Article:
Sportress of Blogitude

ESPN’s Katie Nolan reflects on calling Donald Trump a ‘stupid person’

Katie Nolan became the most recent ESPN personality to be embroiled in controversy after entering the political fray when she recently called President Donald Trump a “(expletive) stupid person.” In hindsight, the ESPN newcomer says if she could have it back, she probably wouldn’t have said it.

Nolan made an appearance last week on Viceland’s late-night show, “Desus & Mero.” She bashed Trump during a segment about whether the “thumbs-up” gesture is now a racist symbol “because Trump always does this (thumbs up) with his thing,” opined co-host Desus.

“That’s because he’s a [bleep],” Nolan said (video hereWARNING EXPLICIT LANGUAGE). “Back it up. Back it up. That’s because he is a (expletive) stupid person.”

Nolan earlier this week addressed the incident during an appearance on “Sports Illustrated Media Podcast.”

“I’ve recently learned the lesson that there is a lens on ESPN that I certainly misjudged or underestimated in this current moment that people are focusing on, looking for, interested in, seeing people confirm what they already think about this network,” Nolan told Richard Deitsch. “Looking back in it, if I could just go back and not say it, I would, because it just didn’t mean much to me to have that in there.”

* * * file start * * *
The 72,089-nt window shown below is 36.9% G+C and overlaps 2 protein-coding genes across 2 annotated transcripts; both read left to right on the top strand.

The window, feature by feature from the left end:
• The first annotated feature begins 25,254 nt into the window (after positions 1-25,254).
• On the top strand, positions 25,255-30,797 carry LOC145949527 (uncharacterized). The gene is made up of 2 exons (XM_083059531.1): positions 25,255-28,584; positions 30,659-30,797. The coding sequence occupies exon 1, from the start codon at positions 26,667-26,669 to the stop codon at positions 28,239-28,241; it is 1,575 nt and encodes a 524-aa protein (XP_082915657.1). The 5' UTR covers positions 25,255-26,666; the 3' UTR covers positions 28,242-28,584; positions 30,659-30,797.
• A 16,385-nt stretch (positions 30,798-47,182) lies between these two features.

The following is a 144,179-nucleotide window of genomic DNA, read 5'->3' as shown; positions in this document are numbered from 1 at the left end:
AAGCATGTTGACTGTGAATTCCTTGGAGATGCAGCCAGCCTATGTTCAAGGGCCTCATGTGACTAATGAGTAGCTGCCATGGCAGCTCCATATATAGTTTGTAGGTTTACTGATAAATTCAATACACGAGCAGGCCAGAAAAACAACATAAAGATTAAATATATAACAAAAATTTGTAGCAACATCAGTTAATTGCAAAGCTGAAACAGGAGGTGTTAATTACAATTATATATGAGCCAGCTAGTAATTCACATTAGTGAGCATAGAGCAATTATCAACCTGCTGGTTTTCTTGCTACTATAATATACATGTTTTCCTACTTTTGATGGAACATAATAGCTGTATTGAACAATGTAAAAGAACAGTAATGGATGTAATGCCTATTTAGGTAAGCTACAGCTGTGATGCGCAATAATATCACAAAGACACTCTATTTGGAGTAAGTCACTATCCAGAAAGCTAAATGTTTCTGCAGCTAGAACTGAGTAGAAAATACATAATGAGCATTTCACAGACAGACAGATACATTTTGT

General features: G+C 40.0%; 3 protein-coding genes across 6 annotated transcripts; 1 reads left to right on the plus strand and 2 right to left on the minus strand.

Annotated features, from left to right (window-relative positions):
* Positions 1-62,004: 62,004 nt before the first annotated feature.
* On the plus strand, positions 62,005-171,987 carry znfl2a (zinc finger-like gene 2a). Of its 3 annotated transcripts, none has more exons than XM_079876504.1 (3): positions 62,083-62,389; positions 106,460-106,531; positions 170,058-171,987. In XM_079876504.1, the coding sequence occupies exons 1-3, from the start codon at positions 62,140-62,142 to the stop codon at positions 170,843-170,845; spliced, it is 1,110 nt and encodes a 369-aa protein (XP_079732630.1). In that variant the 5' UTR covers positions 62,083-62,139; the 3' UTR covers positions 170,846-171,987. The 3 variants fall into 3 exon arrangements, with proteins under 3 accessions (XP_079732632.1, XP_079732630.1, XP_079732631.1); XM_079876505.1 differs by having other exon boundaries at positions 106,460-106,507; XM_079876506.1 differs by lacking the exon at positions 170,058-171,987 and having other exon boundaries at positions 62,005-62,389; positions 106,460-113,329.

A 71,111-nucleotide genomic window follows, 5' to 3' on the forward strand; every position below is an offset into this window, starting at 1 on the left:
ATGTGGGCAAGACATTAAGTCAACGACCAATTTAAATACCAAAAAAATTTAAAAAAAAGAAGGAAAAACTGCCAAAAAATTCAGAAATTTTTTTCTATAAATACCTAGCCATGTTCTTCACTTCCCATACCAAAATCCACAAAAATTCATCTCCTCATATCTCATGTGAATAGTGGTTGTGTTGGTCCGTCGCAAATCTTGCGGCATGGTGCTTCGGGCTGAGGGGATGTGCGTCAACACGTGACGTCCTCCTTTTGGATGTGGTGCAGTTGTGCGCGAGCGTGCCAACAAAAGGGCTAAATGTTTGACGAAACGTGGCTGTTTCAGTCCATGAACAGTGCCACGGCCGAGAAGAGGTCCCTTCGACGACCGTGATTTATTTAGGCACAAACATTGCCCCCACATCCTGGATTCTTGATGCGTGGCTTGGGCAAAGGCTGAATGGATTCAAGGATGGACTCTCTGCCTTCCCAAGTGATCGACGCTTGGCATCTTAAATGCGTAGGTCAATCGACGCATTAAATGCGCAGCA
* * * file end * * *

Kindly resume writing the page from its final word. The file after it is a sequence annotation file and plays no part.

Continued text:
Nolan’s comments came in the wake of a controversy that reached all the way to the White House. “SportsCenter” host Jemele Hill was publicly reprimanded by the network after calling Trump a “white supremacist” on Twitter. Trump called on ESPN to fire Hill in the wake of her comments.

The incident ushered in a revamped social media policy by ESPN.

Regarding Nolan, ESPN indicated in a statement that after review, it was determined her comments were “inappropriate” and that the network “addressed it with her.”

Nolan says she learned an important lesson from the fallout from her comments on Trump.

“If I’m going to say something that’s on the line or anywhere near the line, I’m going to make sure it’s a perfect representation of what I actually mean to say,” Nolan said.